An August 22 Gallup Poll showed 19% of the American people opposed the bombing and 16% were unsure. From one standpoint this is a poor showing for the opposition: if the poll is accurate, 2/3 of the people supported Clinton. But look it another way. Consider the fact that the media never presented the opposing view. And that nevertheless 35% did not support Clinton. Imagine how much stronger the opposition would have been if readers had been presented with both sides.

By the way, the NY Times never mentioned this poll. In fact, based on an Internet search of all U.S. media, the poll was reported in only one newspaper - not the Washington Post or the Boston Globe or the LA Times but--- the Fresno Bee.

The Fresno Bee. Guardian of democracy. Check it out: August 23, 1998.

The word "critic" does appear on P.1 of the August 21st NY Times, in an article about how Republican leaders don't oppose the bombing. The headline is: "Critics Support President's Action."

In political usage, isn't a "critic" someone who finds fault with an action? It's true that Republicans are generally critical of Democratic presidents, but what had Congressional Republicans said or done prior to August, 1998 to qualify them as critics of military adventures? By associating the word "critic" with support for the attack, the headline creates the impression that there just isn't anyone opposed. "See, honey? Even the critics back it."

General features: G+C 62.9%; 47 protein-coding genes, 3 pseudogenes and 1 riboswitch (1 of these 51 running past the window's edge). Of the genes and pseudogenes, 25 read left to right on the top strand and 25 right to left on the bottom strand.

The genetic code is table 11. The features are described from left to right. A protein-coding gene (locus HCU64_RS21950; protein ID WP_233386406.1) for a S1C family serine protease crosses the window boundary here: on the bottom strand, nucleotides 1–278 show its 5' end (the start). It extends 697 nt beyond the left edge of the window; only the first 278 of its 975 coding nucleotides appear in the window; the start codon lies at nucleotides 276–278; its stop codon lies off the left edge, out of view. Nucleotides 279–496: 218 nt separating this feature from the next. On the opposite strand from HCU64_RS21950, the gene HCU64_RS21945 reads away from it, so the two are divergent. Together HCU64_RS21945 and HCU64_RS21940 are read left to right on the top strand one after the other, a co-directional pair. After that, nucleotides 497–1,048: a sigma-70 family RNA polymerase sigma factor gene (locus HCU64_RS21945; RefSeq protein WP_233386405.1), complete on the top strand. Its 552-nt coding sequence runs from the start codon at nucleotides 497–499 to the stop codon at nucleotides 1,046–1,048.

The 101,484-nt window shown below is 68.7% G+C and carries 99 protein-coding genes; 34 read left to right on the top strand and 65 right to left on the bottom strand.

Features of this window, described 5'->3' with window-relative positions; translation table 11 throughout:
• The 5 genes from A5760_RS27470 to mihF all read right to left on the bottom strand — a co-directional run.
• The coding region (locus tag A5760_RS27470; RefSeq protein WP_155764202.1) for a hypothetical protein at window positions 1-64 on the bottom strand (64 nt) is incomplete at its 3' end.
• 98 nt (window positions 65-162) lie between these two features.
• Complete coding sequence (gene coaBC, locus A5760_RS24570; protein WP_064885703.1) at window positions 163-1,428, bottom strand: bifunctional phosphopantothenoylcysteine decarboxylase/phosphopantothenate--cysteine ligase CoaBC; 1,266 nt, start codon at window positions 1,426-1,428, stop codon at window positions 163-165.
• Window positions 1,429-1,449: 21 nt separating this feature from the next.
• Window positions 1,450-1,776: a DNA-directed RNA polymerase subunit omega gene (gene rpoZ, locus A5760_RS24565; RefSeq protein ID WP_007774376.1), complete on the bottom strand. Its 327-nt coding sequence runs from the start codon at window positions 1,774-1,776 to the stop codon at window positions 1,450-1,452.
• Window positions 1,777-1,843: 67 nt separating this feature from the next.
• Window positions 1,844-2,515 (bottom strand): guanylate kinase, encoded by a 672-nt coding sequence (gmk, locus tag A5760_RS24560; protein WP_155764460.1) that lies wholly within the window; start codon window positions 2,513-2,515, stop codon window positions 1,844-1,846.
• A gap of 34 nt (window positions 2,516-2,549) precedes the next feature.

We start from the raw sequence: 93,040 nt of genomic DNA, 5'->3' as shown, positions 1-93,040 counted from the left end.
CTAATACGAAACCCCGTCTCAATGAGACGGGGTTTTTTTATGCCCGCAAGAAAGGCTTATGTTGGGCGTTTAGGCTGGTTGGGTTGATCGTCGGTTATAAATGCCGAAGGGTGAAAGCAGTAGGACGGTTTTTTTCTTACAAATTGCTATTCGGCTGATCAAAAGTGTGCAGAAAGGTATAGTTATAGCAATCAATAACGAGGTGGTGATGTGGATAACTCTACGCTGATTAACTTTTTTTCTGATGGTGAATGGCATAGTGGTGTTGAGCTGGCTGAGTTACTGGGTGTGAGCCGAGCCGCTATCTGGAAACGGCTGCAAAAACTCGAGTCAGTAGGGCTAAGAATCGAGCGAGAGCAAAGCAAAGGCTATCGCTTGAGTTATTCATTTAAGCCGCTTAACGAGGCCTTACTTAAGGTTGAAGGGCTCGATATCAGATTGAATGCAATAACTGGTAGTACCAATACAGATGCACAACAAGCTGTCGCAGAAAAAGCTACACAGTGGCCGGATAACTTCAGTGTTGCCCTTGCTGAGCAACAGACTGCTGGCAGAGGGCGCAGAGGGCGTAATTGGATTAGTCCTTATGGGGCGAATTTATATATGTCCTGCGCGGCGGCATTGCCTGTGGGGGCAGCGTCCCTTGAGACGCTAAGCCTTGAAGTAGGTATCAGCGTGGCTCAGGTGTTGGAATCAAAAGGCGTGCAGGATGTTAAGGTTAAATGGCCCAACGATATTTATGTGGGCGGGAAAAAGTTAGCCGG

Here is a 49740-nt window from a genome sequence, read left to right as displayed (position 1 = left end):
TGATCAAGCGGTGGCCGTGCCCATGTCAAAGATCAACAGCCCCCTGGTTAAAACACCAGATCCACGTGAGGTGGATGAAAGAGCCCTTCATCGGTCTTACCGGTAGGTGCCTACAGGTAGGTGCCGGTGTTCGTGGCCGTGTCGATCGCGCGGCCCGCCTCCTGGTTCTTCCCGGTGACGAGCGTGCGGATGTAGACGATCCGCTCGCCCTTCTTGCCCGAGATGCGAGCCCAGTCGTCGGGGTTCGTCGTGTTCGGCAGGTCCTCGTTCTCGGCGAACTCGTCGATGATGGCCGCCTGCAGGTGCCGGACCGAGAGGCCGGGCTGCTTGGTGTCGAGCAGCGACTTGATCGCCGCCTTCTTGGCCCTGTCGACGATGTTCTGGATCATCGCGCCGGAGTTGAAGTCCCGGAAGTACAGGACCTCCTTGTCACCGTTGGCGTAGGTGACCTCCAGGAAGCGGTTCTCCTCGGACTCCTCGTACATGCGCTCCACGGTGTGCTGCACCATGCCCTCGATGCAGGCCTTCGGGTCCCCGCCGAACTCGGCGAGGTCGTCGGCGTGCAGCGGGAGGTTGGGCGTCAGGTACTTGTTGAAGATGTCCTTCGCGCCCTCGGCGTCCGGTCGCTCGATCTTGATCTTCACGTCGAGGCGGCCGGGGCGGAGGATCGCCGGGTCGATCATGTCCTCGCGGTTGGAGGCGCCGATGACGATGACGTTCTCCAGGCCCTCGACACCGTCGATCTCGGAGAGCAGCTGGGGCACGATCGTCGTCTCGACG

A Critical Critic speaks

A few real domestic critics did make it to the pages of the NY Times but not until three days after the bombing, and then only in the Letters to the Editor section. Here is one such letter:

No state has the right to exact retribution through an armed attack on another country....Nor does any state have the right to launch missiles against a country it believes to harbor terrorists…President Clinton’s bald assertion that the U.S. bombing was justifiable because the Sudan and Afghanistan have consistently failed to heed U.S. demands to eject Osama bin Laden and others is extraordinary...The real victim [of the missile attacks] was a world in which rules matter and those responsible for acts of violence are brought to justice, not simply killed. (James C. Hathaway, Prof. of International Law, U. of Michigan, NY Times, 8/23, p. A14)

Why couldn’t the Times have interviewed one of the many academics and others opposed to the Sudan bombing and put their views on P.1? Clearly a decision was made by the people in charge at the Times not to present such views.

They Could Have Done It Right

If the Times had opted to do the right thing, it might have run the following headline:

Clinton Defends Missile Attack; Critics Charge State Terrorism

This could have been followed by a presentation of views from both sides. Wouldn’t that have been fair? But wouldn’t that have had a very different effect on public opinion?

Within two days Clinton's justification for the bombing was under siege.